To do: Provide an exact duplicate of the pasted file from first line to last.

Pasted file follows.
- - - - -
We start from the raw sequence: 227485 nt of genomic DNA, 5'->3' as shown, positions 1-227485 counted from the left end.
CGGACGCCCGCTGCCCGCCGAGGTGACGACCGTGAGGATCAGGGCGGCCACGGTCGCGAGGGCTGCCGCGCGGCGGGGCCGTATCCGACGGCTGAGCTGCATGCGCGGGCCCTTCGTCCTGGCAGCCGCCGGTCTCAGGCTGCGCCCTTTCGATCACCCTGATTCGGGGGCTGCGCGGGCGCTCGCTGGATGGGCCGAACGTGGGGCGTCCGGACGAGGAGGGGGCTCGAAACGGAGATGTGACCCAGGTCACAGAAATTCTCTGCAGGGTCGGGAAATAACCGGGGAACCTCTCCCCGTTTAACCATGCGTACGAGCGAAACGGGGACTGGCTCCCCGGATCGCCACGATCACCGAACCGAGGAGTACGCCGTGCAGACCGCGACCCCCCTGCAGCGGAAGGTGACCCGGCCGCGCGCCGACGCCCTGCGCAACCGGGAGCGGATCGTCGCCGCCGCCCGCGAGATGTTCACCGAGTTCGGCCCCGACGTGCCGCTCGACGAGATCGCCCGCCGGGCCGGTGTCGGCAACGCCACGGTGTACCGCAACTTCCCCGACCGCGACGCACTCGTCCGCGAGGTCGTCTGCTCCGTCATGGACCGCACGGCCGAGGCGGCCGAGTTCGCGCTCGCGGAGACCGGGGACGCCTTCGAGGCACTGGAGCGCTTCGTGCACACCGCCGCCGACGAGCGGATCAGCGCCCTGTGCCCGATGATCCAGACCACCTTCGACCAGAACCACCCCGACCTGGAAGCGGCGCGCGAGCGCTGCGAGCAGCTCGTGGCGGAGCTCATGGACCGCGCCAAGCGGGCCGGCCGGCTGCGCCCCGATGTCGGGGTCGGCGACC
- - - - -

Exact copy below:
We start from the raw sequence: 227485 nt of genomic DNA, 5'->3' as shown, positions 1-227485 counted from the left end.
CGGACGCCCGCTGCCCGCCGAGGTGACGACCGTGAGGATCAGGGCGGCCACGGTCGCGAGGGCTGCCGCGCGGCGGGGCCGTATCCGACGGCTGAGCTGCATGCGCGGGCCCTTCGTCCTGGCAGCCGCCGGTCTCAGGCTGCGCCCTTTCGATCACCCTGATTCGGGGGCTGCGCGGGCGCTCGCTGGATGGGCCGAACGTGGGGCGTCCGGACGAGGAGGGGGCTCGAAACGGAGATGTGACCCAGGTCACAGAAATTCTCTGCAGGGTCGGGAAATAACCGGGGAACCTCTCCCCGTTTAACCATGCGTACGAGCGAAACGGGGACTGGCTCCCCGGATCGCCACGATCACCGAACCGAGGAGTACGCCGTGCAGACCGCGACCCCCCTGCAGCGGAAGGTGACCCGGCCGCGCGCCGACGCCCTGCGCAACCGGGAGCGGATCGTCGCCGCCGCCCGCGAGATGTTCACCGAGTTCGGCCCCGACGTGCCGCTCGACGAGATCGCCCGCCGGGCCGGTGTCGGCAACGCCACGGTGTACCGCAACTTCCCCGACCGCGACGCACTCGTCCGCGAGGTCGTCTGCTCCGTCATGGACCGCACGGCCGAGGCGGCCGAGTTCGCGCTCGCGGAGACCGGGGACGCCTTCGAGGCACTGGAGCGCTTCGTGCACACCGCCGCCGACGAGCGGATCAGCGCCCTGTGCCCGATGATCCAGACCACCTTCGACCAGAACCACCCCGACCTGGAAGCGGCGCGCGAGCGCTGCGAGCAGCTCGTGGCGGAGCTCATGGACCGCGCCAAGCGGGCCGGCCGGCTGCGCCCCGATGTCGGGGTCGGCGACC